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Publisher's Summary

Memories are an integral part of being human. They haunt us, we cherish them, and in our lives we collect more of them with each new experience. Without memory, you would not be able to maintain a relationship, drive your car, talk to your children, read a poem, watch television, or do much of anything at all. Memory: A Very Short Introduction explores the fascinating intricacies of human memory. Is it one thing or many? Why does it seem to work well sometimes and not others? What happens when it "goes wrong"? Can it be improved or manipulated through techniques such as mnemonic rhymes or "brain implants"? How does memory change as we age? And what about so-called recovered memories--can they be relied upon as a record of what actually happened in our personal past? This book brings together our most recent knowledge to address (in a scientifically rigorous but highly accessible way) these and many other important questions about how memory works, and why we can't live without it.

©2009 Jonathan K. Foster (P)2010 Audible, Inc

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Average Customer Ratings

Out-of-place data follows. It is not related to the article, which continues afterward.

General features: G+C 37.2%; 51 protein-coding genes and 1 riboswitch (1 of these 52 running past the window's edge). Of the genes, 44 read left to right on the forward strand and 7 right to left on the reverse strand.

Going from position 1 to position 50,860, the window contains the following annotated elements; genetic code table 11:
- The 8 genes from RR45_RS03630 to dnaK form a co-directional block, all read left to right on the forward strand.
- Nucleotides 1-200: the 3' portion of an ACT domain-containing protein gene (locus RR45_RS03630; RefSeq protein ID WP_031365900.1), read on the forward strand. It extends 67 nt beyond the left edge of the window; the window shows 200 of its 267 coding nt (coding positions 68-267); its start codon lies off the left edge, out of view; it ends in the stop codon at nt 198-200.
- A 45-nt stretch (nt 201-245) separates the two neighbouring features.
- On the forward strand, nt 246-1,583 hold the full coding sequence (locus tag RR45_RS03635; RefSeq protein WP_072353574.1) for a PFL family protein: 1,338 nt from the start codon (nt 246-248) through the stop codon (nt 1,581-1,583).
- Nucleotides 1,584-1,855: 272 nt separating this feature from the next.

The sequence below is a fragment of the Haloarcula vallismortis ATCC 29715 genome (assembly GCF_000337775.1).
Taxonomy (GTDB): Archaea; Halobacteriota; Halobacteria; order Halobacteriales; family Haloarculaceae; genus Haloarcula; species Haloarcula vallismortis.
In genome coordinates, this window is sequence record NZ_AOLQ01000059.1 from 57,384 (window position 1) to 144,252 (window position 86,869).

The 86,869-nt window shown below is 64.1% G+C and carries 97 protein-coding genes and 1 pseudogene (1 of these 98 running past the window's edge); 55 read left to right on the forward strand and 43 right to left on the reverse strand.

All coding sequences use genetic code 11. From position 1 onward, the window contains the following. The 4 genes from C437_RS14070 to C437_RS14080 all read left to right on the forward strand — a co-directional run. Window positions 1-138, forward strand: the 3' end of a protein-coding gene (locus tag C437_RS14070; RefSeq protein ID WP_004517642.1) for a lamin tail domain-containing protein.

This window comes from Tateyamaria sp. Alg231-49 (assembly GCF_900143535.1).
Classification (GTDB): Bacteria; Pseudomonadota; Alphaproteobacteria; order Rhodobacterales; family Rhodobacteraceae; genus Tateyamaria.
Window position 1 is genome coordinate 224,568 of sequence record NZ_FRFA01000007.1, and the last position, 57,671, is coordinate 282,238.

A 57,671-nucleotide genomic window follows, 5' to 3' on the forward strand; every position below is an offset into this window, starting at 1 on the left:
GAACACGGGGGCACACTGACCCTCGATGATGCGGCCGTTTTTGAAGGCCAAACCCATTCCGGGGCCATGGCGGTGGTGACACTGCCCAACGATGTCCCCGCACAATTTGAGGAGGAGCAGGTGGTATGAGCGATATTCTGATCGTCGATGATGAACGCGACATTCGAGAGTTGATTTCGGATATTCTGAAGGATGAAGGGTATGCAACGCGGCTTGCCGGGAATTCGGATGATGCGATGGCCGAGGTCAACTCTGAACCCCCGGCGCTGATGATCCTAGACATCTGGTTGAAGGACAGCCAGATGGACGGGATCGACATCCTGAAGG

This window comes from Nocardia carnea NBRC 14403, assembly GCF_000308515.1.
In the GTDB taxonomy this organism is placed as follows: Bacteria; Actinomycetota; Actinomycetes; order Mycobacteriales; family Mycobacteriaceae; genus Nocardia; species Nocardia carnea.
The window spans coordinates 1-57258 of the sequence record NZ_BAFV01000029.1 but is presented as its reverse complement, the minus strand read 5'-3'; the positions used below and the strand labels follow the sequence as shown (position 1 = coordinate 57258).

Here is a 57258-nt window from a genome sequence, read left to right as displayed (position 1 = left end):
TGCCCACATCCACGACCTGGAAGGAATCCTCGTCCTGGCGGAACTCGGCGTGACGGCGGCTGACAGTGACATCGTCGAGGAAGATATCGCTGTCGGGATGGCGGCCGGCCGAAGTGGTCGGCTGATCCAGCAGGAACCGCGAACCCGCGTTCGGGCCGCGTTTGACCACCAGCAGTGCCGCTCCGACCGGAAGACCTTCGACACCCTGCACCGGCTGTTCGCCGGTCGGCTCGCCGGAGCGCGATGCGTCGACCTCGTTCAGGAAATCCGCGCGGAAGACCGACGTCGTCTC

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Thought Provoking

It is likely this book will change the way you understand the phenomenon of memory and our approaches to understanding it. Rather than straightforwardly positing a theory of memory, the book explores ideas surrounding our understanding of memory and raises questions about how to study it. That is probably the best approach, given this is "A Very Short Introduction." I got a lot out of this book, though I'm not sure I really understand memory much better.

  • Overall
  • Performance
  • Story

rambling, too simplistic

What could have made this a 4 or 5-star listening experience for you?

a better organized presentation--more about neuroscience and less philosophy/acecdotes

What could Jonathan K. Foster have done to make this a more enjoyable book for you?

a better organized presentation--more about neuroscience and less philosophy/acecdotes

Who would you have cast as narrator instead of Elisabeth Rodgers?

don't know

What character would you cut from Memory?

n/a

Any additional comments?

better if you have never taken much psych coursework